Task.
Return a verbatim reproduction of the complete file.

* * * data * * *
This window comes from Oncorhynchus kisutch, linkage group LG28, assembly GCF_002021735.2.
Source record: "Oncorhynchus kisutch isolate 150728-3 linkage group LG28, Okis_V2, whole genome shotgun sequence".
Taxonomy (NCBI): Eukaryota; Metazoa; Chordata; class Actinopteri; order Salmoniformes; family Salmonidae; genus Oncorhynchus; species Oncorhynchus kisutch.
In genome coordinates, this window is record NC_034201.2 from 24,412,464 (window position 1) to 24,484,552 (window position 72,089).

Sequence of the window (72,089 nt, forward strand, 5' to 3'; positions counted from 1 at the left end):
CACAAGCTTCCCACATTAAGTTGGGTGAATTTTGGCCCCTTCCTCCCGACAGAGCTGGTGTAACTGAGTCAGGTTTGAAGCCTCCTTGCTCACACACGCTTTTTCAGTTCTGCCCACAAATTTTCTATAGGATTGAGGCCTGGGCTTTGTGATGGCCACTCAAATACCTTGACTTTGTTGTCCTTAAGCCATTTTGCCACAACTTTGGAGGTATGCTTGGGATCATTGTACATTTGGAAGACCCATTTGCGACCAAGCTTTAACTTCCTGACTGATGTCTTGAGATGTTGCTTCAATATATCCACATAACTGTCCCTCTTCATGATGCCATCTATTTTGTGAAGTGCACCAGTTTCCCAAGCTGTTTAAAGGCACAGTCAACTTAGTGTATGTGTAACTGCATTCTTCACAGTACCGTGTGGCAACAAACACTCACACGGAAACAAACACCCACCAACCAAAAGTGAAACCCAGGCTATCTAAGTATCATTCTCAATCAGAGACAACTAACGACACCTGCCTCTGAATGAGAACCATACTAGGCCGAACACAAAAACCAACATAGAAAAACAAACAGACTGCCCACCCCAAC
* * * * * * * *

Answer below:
This window comes from Oncorhynchus kisutch, linkage group LG28, assembly GCF_002021735.2.
Source record: "Oncorhynchus kisutch isolate 150728-3 linkage group LG28, Okis_V2, whole genome shotgun sequence".
Taxonomy (NCBI): Eukaryota; Metazoa; Chordata; class Actinopteri; order Salmoniformes; family Salmonidae; genus Oncorhynchus; species Oncorhynchus kisutch.
In genome coordinates, this window is record NC_034201.2 from 24,412,464 (window position 1) to 24,484,552 (window position 72,089).

Sequence of the window (72,089 nt, forward strand, 5' to 3'; positions counted from 1 at the left end):
CACAAGCTTCCCACATTAAGTTGGGTGAATTTTGGCCCCTTCCTCCCGACAGAGCTGGTGTAACTGAGTCAGGTTTGAAGCCTCCTTGCTCACACACGCTTTTTCAGTTCTGCCCACAAATTTTCTATAGGATTGAGGCCTGGGCTTTGTGATGGCCACTCAAATACCTTGACTTTGTTGTCCTTAAGCCATTTTGCCACAACTTTGGAGGTATGCTTGGGATCATTGTACATTTGGAAGACCCATTTGCGACCAAGCTTTAACTTCCTGACTGATGTCTTGAGATGTTGCTTCAATATATCCACATAACTGTCCCTCTTCATGATGCCATCTATTTTGTGAAGTGCACCAGTTTCCCAAGCTGTTTAAAGGCACAGTCAACTTAGTGTATGTGTAACTGCATTCTTCACAGTACCGTGTGGCAACAAACACTCACACGGAAACAAACACCCACCAACCAAAAGTGAAACCCAGGCTATCTAAGTATCATTCTCAATCAGAGACAACTAACGACACCTGCCTCTGAATGAGAACCATACTAGGCCGAACACAAAAACCAACATAGAAAAACAAACAGACTGCCCACCCCAAC